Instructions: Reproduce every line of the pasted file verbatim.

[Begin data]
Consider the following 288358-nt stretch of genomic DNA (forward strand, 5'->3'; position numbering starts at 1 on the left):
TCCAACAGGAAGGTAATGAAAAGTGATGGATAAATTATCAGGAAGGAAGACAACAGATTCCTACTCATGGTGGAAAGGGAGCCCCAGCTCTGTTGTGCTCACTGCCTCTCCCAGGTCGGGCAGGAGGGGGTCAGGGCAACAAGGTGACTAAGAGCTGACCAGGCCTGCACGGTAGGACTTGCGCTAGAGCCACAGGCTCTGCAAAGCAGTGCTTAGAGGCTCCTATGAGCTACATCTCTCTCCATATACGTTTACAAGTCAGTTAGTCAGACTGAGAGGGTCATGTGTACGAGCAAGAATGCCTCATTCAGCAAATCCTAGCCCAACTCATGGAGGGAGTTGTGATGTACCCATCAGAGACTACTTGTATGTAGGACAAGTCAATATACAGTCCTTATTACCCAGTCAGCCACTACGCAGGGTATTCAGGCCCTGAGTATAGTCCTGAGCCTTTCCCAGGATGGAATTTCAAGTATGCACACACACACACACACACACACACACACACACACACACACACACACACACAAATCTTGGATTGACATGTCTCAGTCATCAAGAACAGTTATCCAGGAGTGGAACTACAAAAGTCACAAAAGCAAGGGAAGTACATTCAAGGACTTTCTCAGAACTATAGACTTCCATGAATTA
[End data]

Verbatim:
Consider the following 288358-nt stretch of genomic DNA (forward strand, 5'->3'; position numbering starts at 1 on the left):
TCCAACAGGAAGGTAATGAAAAGTGATGGATAAATTATCAGGAAGGAAGACAACAGATTCCTACTCATGGTGGAAAGGGAGCCCCAGCTCTGTTGTGCTCACTGCCTCTCCCAGGTCGGGCAGGAGGGGGTCAGGGCAACAAGGTGACTAAGAGCTGACCAGGCCTGCACGGTAGGACTTGCGCTAGAGCCACAGGCTCTGCAAAGCAGTGCTTAGAGGCTCCTATGAGCTACATCTCTCTCCATATACGTTTACAAGTCAGTTAGTCAGACTGAGAGGGTCATGTGTACGAGCAAGAATGCCTCATTCAGCAAATCCTAGCCCAACTCATGGAGGGAGTTGTGATGTACCCATCAGAGACTACTTGTATGTAGGACAAGTCAATATACAGTCCTTATTACCCAGTCAGCCACTACGCAGGGTATTCAGGCCCTGAGTATAGTCCTGAGCCTTTCCCAGGATGGAATTTCAAGTATGCACACACACACACACACACACACACACACACACACACACACACACACACACAAATCTTGGATTGACATGTCTCAGTCATCAAGAACAGTTATCCAGGAGTGGAACTACAAAAGTCACAAAAGCAAGGGAAGTACATTCAAGGACTTTCTCAGAACTATAGACTTCCATGAATTA